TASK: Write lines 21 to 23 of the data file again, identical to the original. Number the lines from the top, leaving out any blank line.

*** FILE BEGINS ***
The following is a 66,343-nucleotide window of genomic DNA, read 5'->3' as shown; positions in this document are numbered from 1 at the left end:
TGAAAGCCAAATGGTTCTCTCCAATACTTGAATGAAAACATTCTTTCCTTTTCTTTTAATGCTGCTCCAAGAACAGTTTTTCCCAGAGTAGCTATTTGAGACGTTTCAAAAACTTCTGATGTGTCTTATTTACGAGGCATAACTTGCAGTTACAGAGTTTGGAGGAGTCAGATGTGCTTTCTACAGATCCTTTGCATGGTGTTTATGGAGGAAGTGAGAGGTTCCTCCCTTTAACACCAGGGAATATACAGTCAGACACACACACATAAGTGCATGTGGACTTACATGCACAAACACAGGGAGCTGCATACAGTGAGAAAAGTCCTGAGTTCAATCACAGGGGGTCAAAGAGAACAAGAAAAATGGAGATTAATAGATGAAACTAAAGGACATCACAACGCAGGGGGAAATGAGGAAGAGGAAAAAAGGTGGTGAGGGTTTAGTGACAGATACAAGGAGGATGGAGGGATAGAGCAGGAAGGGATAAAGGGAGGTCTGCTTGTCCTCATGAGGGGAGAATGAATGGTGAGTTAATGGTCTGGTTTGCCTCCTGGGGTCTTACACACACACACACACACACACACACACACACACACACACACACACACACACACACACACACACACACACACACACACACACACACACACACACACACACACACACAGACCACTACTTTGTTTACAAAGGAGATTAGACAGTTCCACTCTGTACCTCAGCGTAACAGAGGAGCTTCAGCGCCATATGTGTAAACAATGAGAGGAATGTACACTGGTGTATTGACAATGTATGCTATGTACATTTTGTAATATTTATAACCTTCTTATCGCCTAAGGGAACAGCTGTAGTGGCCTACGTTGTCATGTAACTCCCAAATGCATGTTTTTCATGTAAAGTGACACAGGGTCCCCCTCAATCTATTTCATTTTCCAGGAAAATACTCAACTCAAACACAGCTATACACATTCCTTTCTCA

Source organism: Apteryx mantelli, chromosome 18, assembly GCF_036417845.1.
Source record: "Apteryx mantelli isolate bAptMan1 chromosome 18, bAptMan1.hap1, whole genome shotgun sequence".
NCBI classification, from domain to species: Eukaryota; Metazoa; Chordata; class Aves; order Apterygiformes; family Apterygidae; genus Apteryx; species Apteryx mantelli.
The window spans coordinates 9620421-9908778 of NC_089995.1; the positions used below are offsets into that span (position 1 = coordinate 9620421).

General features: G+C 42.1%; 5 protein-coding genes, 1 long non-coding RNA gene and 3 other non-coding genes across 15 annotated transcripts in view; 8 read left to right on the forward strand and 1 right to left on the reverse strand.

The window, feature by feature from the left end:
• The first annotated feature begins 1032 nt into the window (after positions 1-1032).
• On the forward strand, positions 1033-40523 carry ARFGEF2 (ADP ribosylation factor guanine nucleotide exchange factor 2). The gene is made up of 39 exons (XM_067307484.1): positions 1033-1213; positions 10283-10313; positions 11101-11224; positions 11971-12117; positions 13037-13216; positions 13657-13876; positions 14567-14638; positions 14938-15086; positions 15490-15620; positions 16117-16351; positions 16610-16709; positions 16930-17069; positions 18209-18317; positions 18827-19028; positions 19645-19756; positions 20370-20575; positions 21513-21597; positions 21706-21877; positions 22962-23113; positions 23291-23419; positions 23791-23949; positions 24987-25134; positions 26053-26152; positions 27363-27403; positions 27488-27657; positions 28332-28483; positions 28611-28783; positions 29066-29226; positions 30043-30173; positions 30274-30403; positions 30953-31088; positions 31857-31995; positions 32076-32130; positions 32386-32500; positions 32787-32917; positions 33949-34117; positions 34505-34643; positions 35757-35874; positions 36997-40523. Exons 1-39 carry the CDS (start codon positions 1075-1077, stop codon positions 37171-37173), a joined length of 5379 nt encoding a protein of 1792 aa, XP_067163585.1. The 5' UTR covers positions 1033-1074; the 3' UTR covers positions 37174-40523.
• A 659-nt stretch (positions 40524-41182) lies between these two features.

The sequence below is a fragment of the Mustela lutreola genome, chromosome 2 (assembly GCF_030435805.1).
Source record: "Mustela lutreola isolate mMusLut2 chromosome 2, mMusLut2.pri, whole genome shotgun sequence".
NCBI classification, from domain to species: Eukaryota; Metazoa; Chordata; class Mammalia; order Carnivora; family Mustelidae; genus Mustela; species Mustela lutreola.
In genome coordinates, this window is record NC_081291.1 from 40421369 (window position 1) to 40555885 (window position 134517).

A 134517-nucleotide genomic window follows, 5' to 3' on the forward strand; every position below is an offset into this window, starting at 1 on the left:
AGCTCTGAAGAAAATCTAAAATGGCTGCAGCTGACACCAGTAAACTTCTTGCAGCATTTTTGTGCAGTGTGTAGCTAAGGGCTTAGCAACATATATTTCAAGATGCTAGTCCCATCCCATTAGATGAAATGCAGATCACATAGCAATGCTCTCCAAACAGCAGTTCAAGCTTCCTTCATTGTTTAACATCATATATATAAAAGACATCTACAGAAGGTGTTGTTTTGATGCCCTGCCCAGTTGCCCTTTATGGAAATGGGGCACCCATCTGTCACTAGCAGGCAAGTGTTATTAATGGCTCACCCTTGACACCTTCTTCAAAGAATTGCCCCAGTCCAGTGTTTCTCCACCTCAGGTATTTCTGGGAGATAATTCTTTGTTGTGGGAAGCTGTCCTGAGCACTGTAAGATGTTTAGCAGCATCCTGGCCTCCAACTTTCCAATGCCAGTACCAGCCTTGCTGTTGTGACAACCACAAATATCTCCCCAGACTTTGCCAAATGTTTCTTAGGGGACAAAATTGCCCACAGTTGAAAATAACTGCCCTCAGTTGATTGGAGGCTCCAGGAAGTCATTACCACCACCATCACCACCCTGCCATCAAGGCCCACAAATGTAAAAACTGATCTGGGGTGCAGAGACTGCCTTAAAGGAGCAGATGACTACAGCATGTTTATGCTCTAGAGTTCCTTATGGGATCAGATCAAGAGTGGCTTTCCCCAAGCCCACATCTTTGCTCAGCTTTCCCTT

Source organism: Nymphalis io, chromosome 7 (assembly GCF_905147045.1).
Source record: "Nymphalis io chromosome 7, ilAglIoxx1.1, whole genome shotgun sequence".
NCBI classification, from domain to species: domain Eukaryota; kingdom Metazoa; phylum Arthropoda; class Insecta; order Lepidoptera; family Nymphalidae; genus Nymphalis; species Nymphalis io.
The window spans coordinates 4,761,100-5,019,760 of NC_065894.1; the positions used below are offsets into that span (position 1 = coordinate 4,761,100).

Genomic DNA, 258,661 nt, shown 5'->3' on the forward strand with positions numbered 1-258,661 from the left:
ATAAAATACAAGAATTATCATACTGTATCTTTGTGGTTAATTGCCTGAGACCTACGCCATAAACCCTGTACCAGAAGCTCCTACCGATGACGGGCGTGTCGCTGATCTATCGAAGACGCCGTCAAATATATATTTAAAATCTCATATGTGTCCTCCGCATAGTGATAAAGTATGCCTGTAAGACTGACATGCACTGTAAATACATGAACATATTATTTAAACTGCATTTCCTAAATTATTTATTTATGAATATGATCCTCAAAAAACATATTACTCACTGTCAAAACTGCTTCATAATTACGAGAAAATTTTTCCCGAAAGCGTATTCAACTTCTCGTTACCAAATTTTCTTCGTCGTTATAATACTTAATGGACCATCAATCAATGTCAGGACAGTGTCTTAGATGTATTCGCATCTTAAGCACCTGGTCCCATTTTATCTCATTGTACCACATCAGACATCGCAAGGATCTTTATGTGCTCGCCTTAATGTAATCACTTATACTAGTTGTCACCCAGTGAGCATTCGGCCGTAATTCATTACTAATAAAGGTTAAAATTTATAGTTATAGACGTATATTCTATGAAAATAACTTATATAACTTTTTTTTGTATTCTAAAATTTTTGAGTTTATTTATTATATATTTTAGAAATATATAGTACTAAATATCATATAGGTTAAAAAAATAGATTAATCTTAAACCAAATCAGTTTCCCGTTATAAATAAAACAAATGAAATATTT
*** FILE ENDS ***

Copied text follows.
The window spans coordinates 4,761,100-5,019,760 of NC_065894.1; the positions used below are offsets into that span (position 1 = coordinate 4,761,100).

Genomic DNA, 258,661 nt, shown 5'->3' on the forward strand with positions numbered 1-258,661 from the left:
ATAAAATACAAGAATTATCATACTGTATCTTTGTGGTTAATTGCCTGAGACCTACGCCATAAACCCTGTACCAGAAGCTCCTACCGATGACGGGCGTGTCGCTGATCTATCGAAGACGCCGTCAAATATATATTTAAAATCTCATATGTGTCCTCCGCATAGTGATAAAGTATGCCTGTAAGACTGACATGCACTGTAAATACATGAACATATTATTTAAACTGCATTTCCTAAATTATTTATTTATGAATATGATCCTCAAAAAACATATTACTCACTGTCAAAACTGCTTCATAATTACGAGAAAATTTTTCCCGAAAGCGTATTCAACTTCTCGTTACCAAATTTTCTTCGTCGTTATAATACTTAATGGACCATCAATCAATGTCAGGACAGTGTCTTAGATGTATTCGCATCTTAAGCACCTGGTCCCATTTTATCTCATTGTACCACATCAGACATCGCAAGGATCTTTATGTGCTCGCCTTAATGTAATCACTTATACTAGTTGTCACCCAGTGAGCATTCGGCCGTAATTCATTACTAATAAAGGTTAAAATTTATAGTTATAGACGTATATTCTATGAAAATAACTTATATAACTTTTTTTTGTATTCTAAAATTTTTGAGTTTATTTATTATATATTTTAGAAATATATAGTACTAAATATCATATAGGTTAAAAAAATAGATTAATCTTAAACCAAATCAGTTTCCCGTTATAAATAAAACAAATGAAATATTT